Read our review

Samsung Galaxy Watch 5 review: Suffering for slimness

Charging speed and battery are slightly better on this already-solid watch, but it’s not enough for die-hards

For cost-conscious Android enthusiasts, there’s a lot to like about the continuity of the Galaxy Watch 5 — not to mention the cheaper price — making any upgrade later on painless and rewarding.

Samsung Galaxy Watch 5 Pro front-facing in black

Samsung Galaxy Watch 5 Pro

Best for outdoor activity

Adrenaline-fueled fitness tracking

$300 $450 Save $150

Samsung’s Watch 5 Pro was designed to compete with dedicated sports watches. As such, it comes with a heftier price tag that reflects a rough-and-tumble user base. It all starts with the titanium casing, concluding comfortably with a battery lifespan that lasts for days. It’s the perfect outdoor companion.

Pros

  • Durable titanium chassis
  • Enhanced GPS features
  • Large battery for extended outdoor adventures
Cons

  • Only one chassis size available
  • GPX routing feature isn’t fully realized

It’s easy to recommend the Galaxy Watch 5 Pro to outdoors types and athletes, especially when Samsung partly built it for those users. There are no charging ports out in the wilderness, but that’s OK with a battery that lasts up to 80 hours. If the juice does run low, it won’t happen until well into the third day of a hike. Likewise, the scratch-resistant sapphire crystal glass topping the bright AMOLED display pairs perfectly with the durable titanium case to rebuff hard knocks.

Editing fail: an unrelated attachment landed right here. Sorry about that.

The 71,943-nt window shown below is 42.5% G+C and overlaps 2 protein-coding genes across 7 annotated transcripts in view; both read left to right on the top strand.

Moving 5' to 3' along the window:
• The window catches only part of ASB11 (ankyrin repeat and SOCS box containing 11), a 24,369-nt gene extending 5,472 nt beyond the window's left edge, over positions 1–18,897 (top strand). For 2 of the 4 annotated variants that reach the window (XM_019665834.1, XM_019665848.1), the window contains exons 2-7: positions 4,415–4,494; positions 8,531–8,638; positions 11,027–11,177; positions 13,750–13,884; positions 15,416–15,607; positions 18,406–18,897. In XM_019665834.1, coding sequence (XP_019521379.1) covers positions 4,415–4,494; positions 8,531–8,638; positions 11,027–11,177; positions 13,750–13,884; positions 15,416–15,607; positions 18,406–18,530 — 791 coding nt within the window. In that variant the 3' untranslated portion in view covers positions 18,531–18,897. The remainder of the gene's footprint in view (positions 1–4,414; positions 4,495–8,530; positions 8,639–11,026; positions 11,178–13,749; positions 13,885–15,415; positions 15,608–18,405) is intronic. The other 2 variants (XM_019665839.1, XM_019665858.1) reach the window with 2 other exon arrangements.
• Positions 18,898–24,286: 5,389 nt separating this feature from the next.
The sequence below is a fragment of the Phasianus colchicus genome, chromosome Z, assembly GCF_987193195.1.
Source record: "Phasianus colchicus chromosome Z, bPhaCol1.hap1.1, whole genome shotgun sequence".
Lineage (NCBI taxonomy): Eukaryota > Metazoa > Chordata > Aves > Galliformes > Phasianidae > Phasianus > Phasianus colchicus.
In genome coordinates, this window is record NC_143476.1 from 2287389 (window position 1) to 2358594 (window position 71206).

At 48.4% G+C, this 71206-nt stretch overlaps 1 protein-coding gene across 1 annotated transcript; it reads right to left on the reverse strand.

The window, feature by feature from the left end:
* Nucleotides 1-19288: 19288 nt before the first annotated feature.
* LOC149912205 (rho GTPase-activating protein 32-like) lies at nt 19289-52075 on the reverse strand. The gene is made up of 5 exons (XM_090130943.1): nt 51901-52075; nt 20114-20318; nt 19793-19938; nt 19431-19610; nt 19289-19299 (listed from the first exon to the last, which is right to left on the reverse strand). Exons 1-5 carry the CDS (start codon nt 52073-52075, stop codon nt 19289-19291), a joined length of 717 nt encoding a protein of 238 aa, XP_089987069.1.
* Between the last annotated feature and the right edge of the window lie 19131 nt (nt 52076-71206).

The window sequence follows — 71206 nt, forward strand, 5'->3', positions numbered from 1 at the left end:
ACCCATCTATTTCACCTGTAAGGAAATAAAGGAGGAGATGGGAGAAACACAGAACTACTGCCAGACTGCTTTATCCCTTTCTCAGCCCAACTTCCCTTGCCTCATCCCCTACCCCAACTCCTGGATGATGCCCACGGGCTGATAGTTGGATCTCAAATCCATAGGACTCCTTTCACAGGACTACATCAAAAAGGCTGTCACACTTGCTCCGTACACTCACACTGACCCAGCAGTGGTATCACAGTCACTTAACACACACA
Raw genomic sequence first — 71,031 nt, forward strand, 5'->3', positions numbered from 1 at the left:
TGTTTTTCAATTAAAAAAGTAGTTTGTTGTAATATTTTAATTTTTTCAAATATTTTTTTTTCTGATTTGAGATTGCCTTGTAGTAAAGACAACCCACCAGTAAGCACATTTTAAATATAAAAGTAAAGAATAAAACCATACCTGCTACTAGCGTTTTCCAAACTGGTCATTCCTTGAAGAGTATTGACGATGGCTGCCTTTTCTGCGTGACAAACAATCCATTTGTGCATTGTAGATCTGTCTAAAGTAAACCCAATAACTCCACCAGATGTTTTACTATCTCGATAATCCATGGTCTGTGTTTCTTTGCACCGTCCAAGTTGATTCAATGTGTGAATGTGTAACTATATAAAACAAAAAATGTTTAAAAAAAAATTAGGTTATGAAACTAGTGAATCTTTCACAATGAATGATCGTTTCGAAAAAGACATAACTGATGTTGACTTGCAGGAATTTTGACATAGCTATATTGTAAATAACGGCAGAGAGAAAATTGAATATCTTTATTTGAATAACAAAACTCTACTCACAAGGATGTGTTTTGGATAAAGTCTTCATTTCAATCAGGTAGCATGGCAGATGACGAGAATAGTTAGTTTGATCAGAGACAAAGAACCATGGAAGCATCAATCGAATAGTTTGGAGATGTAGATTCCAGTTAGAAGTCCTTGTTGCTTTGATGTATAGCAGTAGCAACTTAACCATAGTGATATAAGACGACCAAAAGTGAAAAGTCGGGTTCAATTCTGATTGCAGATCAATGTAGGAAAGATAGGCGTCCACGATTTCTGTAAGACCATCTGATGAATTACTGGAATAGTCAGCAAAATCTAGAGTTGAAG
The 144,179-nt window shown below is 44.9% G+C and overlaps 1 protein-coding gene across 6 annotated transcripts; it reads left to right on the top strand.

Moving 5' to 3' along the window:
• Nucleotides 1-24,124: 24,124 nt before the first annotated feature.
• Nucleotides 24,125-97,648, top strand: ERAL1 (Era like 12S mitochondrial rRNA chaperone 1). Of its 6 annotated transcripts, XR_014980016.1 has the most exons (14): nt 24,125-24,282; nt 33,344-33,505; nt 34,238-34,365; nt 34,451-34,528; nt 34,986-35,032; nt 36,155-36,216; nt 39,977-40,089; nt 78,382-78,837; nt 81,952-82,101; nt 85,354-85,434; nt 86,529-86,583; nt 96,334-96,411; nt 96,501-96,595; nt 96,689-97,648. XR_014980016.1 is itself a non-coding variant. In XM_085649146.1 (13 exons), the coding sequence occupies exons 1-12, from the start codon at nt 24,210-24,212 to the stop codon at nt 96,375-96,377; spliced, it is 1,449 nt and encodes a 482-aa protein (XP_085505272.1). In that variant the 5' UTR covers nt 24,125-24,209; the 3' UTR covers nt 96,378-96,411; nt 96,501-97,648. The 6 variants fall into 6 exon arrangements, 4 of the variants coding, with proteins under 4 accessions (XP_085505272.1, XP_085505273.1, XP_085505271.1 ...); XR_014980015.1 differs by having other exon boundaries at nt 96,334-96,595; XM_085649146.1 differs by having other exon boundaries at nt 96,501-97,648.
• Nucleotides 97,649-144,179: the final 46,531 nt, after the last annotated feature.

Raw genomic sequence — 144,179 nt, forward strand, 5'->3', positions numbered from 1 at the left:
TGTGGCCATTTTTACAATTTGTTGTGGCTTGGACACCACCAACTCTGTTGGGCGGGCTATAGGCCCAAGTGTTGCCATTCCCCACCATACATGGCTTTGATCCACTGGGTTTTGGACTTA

A hand holding a Samsung Galaxy Watch 5 Pro with a blurred image of grass and trees in the background


Scrapes, bumps, and impact-jarring knocks when rock-climbing or making it through triathlons simply won’t matter, not when this model’s sensitive sensors are wrapped up in a titanium body and sapphire glass screen. It remains the most durable of all Samsung smartwatches to date, and offers certain features we haven’t yet seen in other models.

One of those is GPX route tracking, a file format you’ll hear a lot about in enthusiast sports like mountain biking, though it’s still only applicable to hiking and cycling thus far on the watch. You’ll need a smartphone app and download source to grab hold of these turn-by-turn navigation files, which will probably incur a paid subscription to access them, too. Nevertheless, this device is a match for any sports watch. It’s just big — too big for smaller wrists — because of the thicker body rather than the 45mm case. You may also want to swap out for a strap that’s easier to manage given the tricky mechanism this thing uses.


Read our review

Samsung Galaxy Watch 5 Pro review: All-star battery, minor league fitness tracker

Maybe this pro should have stayed an amateur

Then there’s the price, which won’t be cheap even with its age, but that’s what you’d expect when buying a premium smartwatch. All-in-all, it’s a small price to pay for such a robust watch, one that could be your only link to civilization in the wild.

Samsung Galaxy Watch 5 Pro Golf Edition in black and white at an angle